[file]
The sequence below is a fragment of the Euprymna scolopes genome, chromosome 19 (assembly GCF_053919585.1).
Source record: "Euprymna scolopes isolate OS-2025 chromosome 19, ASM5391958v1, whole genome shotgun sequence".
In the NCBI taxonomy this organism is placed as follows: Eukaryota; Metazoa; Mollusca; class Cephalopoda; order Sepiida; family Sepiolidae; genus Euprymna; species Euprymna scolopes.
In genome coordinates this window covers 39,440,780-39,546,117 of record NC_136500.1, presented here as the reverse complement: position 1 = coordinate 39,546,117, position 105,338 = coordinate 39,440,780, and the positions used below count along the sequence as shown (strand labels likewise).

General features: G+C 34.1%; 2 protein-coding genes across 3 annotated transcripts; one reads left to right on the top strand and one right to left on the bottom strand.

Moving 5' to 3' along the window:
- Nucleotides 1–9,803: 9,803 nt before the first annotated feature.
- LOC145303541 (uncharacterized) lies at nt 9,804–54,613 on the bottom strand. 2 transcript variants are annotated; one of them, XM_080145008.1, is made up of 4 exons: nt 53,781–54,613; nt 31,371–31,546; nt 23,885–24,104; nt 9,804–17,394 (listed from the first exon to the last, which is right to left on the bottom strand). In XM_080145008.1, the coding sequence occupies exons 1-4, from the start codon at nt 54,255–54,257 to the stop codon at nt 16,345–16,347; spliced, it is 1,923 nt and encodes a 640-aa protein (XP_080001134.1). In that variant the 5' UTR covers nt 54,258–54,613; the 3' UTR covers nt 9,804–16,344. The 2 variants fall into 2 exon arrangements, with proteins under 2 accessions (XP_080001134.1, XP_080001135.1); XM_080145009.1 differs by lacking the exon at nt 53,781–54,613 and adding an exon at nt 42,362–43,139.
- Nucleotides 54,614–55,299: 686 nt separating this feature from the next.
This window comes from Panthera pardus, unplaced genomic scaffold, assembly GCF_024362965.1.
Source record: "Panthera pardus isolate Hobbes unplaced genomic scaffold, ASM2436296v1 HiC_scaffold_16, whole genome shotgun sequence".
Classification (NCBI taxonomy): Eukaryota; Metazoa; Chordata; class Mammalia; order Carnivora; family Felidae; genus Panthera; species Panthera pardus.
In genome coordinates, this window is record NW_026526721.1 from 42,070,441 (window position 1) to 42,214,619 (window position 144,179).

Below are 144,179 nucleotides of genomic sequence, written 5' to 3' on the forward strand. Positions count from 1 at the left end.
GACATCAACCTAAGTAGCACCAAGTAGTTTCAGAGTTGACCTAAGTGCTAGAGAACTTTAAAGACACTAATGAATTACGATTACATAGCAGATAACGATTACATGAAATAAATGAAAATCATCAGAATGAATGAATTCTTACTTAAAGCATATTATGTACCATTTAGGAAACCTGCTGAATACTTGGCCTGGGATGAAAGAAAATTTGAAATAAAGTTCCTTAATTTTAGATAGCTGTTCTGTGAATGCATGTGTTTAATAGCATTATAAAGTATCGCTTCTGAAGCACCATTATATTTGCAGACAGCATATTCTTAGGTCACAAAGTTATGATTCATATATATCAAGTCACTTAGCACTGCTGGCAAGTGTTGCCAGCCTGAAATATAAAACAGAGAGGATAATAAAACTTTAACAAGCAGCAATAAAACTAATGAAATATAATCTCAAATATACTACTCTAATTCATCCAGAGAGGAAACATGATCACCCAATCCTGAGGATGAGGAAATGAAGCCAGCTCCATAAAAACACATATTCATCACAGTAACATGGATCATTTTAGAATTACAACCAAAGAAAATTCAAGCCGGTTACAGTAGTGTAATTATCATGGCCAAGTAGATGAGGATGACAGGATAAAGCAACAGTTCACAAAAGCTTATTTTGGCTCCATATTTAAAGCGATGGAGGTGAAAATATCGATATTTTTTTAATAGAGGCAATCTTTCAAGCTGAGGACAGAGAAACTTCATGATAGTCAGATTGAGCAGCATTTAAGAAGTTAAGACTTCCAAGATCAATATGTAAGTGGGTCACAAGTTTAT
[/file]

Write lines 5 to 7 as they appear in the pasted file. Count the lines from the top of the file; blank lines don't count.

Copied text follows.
General features: G+C 34.1%; 2 protein-coding genes across 3 annotated transcripts; one reads left to right on the top strand and one right to left on the bottom strand.

Moving 5' to 3' along the window:
- Nucleotides 1–9,803: 9,803 nt before the first annotated feature.